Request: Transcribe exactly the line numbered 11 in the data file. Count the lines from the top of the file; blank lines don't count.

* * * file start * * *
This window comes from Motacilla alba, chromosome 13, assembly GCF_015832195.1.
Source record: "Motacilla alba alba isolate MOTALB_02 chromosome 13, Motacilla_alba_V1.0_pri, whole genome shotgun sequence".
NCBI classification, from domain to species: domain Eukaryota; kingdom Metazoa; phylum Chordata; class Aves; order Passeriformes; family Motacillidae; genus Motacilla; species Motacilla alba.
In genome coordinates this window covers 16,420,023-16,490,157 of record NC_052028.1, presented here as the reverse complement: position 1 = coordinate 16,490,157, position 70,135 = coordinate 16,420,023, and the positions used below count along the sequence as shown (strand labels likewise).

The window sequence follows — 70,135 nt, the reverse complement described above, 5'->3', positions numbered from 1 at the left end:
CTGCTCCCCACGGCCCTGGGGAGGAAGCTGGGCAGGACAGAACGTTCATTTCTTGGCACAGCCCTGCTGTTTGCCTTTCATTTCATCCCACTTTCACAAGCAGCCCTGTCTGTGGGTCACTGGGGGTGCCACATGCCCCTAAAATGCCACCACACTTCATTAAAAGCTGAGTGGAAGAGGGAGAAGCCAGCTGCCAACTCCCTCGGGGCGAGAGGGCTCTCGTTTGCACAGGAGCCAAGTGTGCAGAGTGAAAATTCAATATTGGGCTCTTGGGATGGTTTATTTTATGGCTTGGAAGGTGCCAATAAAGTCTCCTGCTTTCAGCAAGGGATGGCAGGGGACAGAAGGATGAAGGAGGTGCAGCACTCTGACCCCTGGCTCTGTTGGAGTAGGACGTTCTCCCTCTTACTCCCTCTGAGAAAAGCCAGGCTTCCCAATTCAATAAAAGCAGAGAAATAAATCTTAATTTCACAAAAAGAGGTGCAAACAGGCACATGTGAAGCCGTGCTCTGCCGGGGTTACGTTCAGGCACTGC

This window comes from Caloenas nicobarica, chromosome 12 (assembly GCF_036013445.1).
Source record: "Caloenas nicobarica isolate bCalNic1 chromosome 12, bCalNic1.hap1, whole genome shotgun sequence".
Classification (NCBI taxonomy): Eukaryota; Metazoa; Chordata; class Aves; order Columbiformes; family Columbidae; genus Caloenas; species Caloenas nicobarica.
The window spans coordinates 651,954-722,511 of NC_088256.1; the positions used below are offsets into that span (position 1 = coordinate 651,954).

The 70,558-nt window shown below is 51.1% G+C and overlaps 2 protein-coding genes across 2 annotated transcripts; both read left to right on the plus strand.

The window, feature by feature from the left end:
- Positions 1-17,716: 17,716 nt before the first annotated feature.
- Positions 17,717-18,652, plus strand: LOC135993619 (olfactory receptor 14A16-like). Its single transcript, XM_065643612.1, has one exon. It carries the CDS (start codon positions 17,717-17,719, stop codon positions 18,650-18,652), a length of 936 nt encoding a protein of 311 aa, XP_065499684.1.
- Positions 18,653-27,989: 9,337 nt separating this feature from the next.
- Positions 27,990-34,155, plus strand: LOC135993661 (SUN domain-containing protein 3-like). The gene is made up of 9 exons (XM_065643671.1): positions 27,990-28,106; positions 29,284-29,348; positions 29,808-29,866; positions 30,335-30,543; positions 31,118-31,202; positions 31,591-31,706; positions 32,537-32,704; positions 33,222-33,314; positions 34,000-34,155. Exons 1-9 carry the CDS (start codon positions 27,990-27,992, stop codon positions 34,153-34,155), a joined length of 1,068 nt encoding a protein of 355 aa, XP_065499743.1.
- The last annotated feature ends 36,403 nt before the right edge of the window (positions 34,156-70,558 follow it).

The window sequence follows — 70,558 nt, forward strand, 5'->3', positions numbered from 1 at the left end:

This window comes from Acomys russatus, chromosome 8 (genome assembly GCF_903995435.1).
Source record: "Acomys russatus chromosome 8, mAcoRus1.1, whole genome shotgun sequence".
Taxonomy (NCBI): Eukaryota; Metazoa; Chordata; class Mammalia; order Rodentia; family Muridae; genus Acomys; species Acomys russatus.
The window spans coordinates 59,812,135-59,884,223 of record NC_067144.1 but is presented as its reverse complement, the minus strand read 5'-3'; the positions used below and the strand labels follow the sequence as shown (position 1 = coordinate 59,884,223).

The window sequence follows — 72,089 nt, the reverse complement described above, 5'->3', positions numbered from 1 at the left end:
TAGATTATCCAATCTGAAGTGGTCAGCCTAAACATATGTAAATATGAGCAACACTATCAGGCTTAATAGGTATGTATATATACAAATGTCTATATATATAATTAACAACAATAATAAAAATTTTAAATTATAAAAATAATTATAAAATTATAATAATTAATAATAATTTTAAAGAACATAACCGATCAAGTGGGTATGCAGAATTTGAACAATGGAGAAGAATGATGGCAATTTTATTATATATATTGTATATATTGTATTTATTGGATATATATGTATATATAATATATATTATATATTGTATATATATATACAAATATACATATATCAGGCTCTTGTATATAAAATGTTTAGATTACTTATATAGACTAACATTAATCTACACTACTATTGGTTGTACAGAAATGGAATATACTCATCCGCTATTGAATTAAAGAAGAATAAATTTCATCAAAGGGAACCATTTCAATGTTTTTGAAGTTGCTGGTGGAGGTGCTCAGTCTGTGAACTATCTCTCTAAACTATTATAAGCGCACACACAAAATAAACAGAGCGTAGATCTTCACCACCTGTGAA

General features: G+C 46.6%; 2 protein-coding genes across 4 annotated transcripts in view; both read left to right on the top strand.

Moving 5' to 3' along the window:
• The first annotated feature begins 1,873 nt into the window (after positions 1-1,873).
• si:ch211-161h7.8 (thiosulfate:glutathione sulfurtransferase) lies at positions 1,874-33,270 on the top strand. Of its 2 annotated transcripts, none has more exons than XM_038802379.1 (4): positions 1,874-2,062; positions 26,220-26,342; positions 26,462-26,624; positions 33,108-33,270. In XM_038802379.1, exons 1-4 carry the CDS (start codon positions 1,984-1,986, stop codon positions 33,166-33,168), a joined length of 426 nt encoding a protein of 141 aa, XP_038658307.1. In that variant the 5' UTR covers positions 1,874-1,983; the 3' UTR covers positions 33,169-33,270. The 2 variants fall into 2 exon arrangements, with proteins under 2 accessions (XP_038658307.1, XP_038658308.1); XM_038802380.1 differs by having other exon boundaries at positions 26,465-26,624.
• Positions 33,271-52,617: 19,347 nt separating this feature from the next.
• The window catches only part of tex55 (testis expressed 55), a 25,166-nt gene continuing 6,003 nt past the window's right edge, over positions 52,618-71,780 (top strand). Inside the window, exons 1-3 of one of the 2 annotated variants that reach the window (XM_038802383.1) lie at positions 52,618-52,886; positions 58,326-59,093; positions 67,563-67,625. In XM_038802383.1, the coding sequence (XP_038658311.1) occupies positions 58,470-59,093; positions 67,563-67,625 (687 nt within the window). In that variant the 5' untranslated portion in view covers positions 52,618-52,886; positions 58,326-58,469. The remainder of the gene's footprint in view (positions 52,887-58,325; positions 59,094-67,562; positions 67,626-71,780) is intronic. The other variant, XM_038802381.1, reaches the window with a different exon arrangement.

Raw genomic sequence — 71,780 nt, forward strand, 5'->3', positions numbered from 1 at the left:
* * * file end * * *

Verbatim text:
The 70,558-nt window shown below is 51.1% G+C and overlaps 2 protein-coding genes across 2 annotated transcripts; both read left to right on the plus strand.